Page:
Community Advocacy: Make your voice count

Community Advocacy:  Make your voice count
Your public comment can make a difference, especially if it's in your own words.

We have all been there...thinking this is the year to air your public support for issues which matter to you. If you are anything like me the focus an issue requires serious soul searching for putting your heart on your sleeve. In order to demonstrate your participation in democracy sometimes it is necessary to put a voice to what is keeping back progress.

Becoming civically involved can happen in many different ways. One might receive an email asking to support a Call To Action for an advocacy organization for a specific concern. Or maybe filling out a survey with auto-fill prompts with our addresses on letters sent out by national advocacy groups which add our names as voices for public comments regarding social justice impacts, environmental justice campaigns, along with issues for public lands and wild life concerns. By signing these forms and adding our names to the list of supporters are we really making a difference?

In order for your public comment to gain active support for grassroots campaigns we, the public, must be very specific about the issues which impact our families and communities. Any issue which needs support should gain public comment in high volumes versus the opposing team.

Flooding leaders with form letters does one thing: it groups the concerns of the individuals as one concern under a single cloud for a group creating one main response for many voices. Read that again. On the website for the Bureau of Land Management indicates the amount of responses doesn't really matter. A lot depends on whether or not a democrat or a republican is debating the issue. Democrats look at the product of X results from evidence based data to support the critical points of their position. Public comments and polls guide the decision making especially if it is for the benefit of a whole or the public gained support. While Republicans support big industry ideologies and the efforts of timber, oil, mining impacts.

“The NEPA public comment process requires the proponent agency to respond to the issues raised by public comments,” says Jeff Ruch, Pacific director at Public Employees for Environmental Responsibility (PEER). “One letter raising five issues will require the agency to respond to each of those issues. By contrast, if you have 100 comments raising the same issue, the agency needs to respond to that one issue only.

For example, BLM received 17,200 comments from form letters against opening the National Petroleum Reserve in Alaska for drilling by ConocoPhillips Willow Project. But the agency counted all 17,200 as a single comment because they essentially say the same thing.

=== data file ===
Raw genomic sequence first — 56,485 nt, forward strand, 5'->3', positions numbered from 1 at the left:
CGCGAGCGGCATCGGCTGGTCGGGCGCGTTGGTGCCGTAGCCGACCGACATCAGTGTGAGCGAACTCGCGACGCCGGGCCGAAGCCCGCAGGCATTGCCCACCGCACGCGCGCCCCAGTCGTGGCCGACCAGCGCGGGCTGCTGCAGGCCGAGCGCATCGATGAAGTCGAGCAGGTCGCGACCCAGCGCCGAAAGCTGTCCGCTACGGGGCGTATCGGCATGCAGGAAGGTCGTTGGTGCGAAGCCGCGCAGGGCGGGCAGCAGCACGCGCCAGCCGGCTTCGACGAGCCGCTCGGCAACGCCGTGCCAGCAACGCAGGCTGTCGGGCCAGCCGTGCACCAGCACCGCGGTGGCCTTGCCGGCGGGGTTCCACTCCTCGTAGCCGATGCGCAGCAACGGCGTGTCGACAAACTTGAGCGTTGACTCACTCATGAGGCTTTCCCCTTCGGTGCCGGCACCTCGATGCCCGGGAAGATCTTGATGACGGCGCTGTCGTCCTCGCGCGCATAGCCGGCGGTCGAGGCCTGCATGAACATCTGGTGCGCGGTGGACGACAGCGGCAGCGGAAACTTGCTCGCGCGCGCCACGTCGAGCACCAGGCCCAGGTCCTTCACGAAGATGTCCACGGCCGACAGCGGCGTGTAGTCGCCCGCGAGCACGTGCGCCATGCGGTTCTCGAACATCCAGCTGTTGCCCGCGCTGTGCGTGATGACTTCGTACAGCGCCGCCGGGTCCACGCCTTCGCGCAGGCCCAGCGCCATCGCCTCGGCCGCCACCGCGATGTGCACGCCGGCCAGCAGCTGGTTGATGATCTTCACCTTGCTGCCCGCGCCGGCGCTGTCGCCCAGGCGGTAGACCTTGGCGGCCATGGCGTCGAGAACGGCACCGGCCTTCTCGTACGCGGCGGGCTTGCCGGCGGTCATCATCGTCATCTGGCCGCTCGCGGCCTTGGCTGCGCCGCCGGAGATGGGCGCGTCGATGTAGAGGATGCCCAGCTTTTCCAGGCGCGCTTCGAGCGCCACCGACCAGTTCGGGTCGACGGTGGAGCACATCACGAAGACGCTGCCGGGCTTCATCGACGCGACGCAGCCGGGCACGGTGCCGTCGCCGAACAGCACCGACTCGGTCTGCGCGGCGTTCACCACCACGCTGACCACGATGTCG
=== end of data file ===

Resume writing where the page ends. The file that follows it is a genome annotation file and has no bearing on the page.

The BLM recommends that public comments on proposed rules be specific, confined to issues pertinent to the agency’s proposal, and explain any changes the writer would endorse. They also recommend referencing the particular section or paragraph that your comment addresses. Physical letters may have the most weight, because of the time they take. Other comments with impact are those that are original and supported by quantitative information or studies, and that include citations and analysis of applicable laws or regulations. People can use these guidelines to edit form letters before sending, picking out what resonates most and rewriting them in their own words in a few sentences. It might take a few minutes longer, but the difference can be large.

NGOs should also be aware that when and how the form letters are delivered can make a difference. “If you deliver them as one big file, then they are going to count as one, but if people send individual emails, then they count those separately,” says Manuel (Polley, Sierra Club).

One of the biggest ways to gain support is to have a community team who is civically engaged. This team will be trained on the issue at hand. They will have access to information for awareness and educating their communities and build a voice to support a bill which benefits whole communities. Learning the government process has created positive shifts for the land and its people. Those of us who work in these circles of gaining advocacy and support know things do not change over night. Positive shifts in communities require positive policies.

New Mexico Legislature has two bodies of government: the Senate and the House of Representatives. The House of Representatives has a membership of 70 members & the Senate has a membership of 42 members. The legislature meets each year on the third Tuesday in January for either a 60 day session (long session; odd years) or a 30 day session (short session; even years). A 60 day session considers all matters. A 30 day session is usually limited, budgets and items placed on the Governor's agenda, referred to as "Governor's Call".

3 Steps to Make Your Public Comment Count

  1. Be specific. What are you responding to? What do you want?
  2. Use data. Can you back up your argument? Include the source of your information.
  3. Be original. Use your own words to explain why the issue matters to you. 

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